A Change of Clothing

I’m taking a class on discernment this fall as part of a graduate certificate program in spiritual direction. Up until now I had always considered discernment as the process of making big life decisions and was startled to discover that discernment is best when it is an intentional part of daily life. I say “intentional” … Read More

In Search of God’s Good Pleasure

Anger. Outrage. Despair. These feelings coursed through my body, and linger even now. At first I heard that none of the officers involved in Breonna Taylor’s murder were indicted. Then I saw that one officer was charged with “wanton endangerment.” Not because Breonna Taylor died. Rather, because the other bullets endangered Breonna’s white neighbors. It … Read More

Seemingly Impossible Joy

Rejoice in the Lord always. Always and everywhere. Was Paul kidding? The world is too challenging a place to be full of joy always, isn’t it? I mean look at what is happening around the world – war, hunger, sickness, climate change – and in this country – murder, incarceration, tear gas, hatred, fear – … Read More

Rejoice, Give Thanks, and Sing

Some of this blog might sound trite or naive,  but it’s neither. This week’s reflection is composed with the lectionary in mind, and following a rather dramatically hostile day at the hospital. Yet I choose joy, because I really believe we are beloved of God. Only in this relationship can we experience true joy, ever.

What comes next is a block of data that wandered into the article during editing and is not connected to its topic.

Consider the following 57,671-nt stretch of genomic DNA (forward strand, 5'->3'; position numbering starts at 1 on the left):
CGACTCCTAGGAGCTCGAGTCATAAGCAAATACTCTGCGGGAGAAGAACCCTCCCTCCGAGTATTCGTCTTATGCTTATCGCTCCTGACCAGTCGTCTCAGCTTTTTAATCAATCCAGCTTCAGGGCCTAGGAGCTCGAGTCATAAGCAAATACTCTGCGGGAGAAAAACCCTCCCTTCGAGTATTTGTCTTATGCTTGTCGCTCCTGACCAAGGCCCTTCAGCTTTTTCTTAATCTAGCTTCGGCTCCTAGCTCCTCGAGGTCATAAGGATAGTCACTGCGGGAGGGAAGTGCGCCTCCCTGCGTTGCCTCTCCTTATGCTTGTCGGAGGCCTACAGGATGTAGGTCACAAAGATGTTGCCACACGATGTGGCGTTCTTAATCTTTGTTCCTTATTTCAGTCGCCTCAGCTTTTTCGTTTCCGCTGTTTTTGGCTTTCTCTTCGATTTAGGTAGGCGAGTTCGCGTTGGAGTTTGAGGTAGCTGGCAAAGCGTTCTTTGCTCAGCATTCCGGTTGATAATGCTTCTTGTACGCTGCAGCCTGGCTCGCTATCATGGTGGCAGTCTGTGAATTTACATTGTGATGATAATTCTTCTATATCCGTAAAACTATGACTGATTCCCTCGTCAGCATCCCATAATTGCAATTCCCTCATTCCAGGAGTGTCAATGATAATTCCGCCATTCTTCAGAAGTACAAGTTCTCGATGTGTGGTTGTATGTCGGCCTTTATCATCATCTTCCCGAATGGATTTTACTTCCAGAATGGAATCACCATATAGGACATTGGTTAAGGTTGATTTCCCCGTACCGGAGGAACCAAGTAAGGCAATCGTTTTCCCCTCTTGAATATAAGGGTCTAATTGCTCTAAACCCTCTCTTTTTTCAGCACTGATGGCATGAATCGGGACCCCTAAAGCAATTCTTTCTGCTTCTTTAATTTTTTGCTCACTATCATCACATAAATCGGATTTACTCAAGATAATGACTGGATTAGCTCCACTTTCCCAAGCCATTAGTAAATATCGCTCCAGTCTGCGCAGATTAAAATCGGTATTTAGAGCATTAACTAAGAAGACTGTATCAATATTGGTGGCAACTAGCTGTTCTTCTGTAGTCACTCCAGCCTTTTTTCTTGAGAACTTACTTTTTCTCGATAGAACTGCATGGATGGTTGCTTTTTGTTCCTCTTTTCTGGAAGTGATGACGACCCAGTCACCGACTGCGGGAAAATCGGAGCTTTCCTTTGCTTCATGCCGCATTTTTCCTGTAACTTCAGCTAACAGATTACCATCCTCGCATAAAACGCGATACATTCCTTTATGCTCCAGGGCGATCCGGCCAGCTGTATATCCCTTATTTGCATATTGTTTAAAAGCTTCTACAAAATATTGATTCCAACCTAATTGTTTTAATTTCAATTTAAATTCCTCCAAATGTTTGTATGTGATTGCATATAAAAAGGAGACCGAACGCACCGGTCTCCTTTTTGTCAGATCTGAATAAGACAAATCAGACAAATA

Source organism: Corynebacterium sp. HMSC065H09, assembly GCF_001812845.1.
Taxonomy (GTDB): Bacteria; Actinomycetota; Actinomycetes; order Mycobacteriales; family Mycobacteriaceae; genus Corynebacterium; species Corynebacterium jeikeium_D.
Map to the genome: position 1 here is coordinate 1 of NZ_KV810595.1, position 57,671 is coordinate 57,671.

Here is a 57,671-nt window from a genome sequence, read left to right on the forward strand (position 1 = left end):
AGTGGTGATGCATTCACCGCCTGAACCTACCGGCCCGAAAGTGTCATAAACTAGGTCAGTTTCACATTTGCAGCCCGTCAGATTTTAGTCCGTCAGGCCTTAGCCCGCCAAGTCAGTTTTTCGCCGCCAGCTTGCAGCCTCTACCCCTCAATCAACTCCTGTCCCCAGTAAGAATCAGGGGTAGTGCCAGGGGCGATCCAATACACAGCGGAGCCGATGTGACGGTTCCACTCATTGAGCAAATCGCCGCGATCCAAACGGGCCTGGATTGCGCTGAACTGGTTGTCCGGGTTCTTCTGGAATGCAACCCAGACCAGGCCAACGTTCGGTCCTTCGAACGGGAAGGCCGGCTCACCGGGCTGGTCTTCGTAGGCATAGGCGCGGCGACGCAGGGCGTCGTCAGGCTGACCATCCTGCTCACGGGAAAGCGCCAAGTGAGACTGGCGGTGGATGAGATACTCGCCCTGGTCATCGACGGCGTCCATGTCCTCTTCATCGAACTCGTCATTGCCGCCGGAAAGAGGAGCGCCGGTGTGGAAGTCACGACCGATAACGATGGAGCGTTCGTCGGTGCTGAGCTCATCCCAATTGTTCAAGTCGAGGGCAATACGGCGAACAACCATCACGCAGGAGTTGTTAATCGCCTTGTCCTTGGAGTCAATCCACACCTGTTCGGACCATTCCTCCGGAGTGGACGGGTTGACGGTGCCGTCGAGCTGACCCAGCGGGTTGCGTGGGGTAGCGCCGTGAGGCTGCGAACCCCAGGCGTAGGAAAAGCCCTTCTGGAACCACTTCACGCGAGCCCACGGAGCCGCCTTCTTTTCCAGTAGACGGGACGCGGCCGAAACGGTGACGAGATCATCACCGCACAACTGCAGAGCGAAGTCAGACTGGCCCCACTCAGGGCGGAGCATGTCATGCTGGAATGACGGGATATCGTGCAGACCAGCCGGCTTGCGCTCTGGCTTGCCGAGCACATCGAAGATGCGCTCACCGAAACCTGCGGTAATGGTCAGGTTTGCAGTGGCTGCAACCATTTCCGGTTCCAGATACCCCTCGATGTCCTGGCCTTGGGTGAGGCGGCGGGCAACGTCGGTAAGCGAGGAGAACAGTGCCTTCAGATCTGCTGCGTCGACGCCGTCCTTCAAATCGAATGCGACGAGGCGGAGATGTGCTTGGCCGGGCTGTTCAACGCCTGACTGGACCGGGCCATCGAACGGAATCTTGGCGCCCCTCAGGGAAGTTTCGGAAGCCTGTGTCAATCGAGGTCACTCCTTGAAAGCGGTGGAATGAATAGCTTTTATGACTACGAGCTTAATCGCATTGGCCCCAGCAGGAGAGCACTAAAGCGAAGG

I think joy is misunderstood. I don’t think it is happiness magnified so much as it is life embraced. It isn’t a fleeting feeling of ecstasy or amusement, either. Joy takes root deep inside a person’s soul and blossoms into strength and wisdom that keeps one grounded when tragedy and chaos strike. Joy is part gift and part hard work.

It is easier to focus on the horrors. Another shooting rampage (this one in Oregon). Syria firing missiles at rebels. North Korea testing missiles. An Egyptian blogger jailed for blasphemy. A human mind tortured by mental illness. Looking for joy is challenging.

Rejoice in the Lord always; again I will say, Rejoice. Let your gentleness be known to everyone. The Lord is near. Do not worry about anything, but in everything by prayer and supplication with thanksgiving let your requests be made known to God. And the peace of God, which surpasses all understanding, will guard your hearts and your minds in Christ Jesus.

I believe these words from Philippians are at the core of the Advent message. We are preparing for Christ to come anew. We are anticipating Christ’s return. But Christ is already here. So rejoice! Breathe. Be gentle with everyone including yourself. And stop worrying. It’s a choice to celebrate Christ’s presence even when things are painful and messy.

I have often begun worship with an invitation to worshippers to share things for which they are grateful. There is never silence. If people in a psychiatric facility can find joy then there’s hope for the rest of us. The good news of Advent is that we are already Beloved. Christ has claimed us.

We worship and participate in the seasons of the church to remind ourselves of the ancient story and our place in it. In this season let us remember all that Christ has done for us and choose to rejoice.

Surely God is my salvation;544839_10151221234859375_1385174662_n
I will trust, and will not be afraid,
for the Lord God is my strength
and my might;
he has become my salvation

RCL – Year C – Third Sunday of Advent – December 16, 2012

Zephaniah 3:14-20
Isaiah 12:2-6
Philippians 4:4-7
Luke 3:7-18